Diagnosed With Brain Cancer, McCain Ignores Doctor’s Advice, Returns to Vote at US Senate
Shortly after being diagnosed with brain cancer, Sen. John McCain (R-AZ) flew back to Washington, DC, on Tuesday and voted to advance Republicans’ plan to repeal Obamacare.
Then he gave a speech from the Senate floor in which he criticized the Senate for not following “regular order,” urged senators to consider themselves the equals of the president, and said he wouldn’t vote for the health care bill as it stands now. (He did not say which of the several health care bills under consideration he opposed.)
McCain’s return, greeted by applause and an ovation by his Senate colleagues, proved crucial for preventing the immediate defeat of Republicans’ health care bill — which the Congressional Budget Office has estimated would cost tens of millions of people their health insurance.
In his speech, McCain announced his opposition to the bill “as it is today” and castigated the process of a bill drafted in secret. He also admitted his own flaws as a US senator. “Sometimes I’ve wanted to win more for the sake of winning than to achieve a contested policy,” he said.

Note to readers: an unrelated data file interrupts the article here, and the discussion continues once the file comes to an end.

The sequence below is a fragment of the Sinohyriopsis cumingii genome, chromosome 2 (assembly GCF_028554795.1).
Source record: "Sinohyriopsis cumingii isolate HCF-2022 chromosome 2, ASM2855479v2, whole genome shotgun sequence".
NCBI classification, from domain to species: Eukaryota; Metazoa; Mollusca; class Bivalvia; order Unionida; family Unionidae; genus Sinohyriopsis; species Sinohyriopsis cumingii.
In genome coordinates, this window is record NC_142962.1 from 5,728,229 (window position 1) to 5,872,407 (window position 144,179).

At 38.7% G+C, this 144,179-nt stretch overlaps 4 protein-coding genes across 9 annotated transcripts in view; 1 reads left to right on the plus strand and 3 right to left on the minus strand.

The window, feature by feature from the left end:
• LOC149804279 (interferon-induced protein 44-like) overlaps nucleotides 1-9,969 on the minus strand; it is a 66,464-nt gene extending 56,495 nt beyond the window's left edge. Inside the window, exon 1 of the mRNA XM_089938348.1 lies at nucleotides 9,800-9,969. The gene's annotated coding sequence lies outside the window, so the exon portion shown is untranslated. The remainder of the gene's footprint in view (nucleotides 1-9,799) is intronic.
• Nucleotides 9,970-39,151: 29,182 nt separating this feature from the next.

McCain’s vote was pivotal as Republicans, who hold a 52-seat majority, scrambled to round up 50 votes on a motion to advance legislation to repeal Obamacare.
Standing in the well of the Senate with the surgical scar over his left eyebrow clearly visible, McCain urged his colleagues to “stop listening to the bombastic loudmouths” on radio, television and the Internet who rail against compromise. “To hell with them!” McCain said.
McCain’s announcement Monday that he would return for the vote added momentum to Republican efforts in the Senate following House Republicans’ passage of their bill in May.
“We all know Sen. McCain is a fighter,” said Majority Leader Mitch McConnell of Kentucky during a Senate floor speech Tuesday. “That’s evidenced by his remarkable life of public service, just as it’s again evidenced by his quick return to the Senate this afternoon.”
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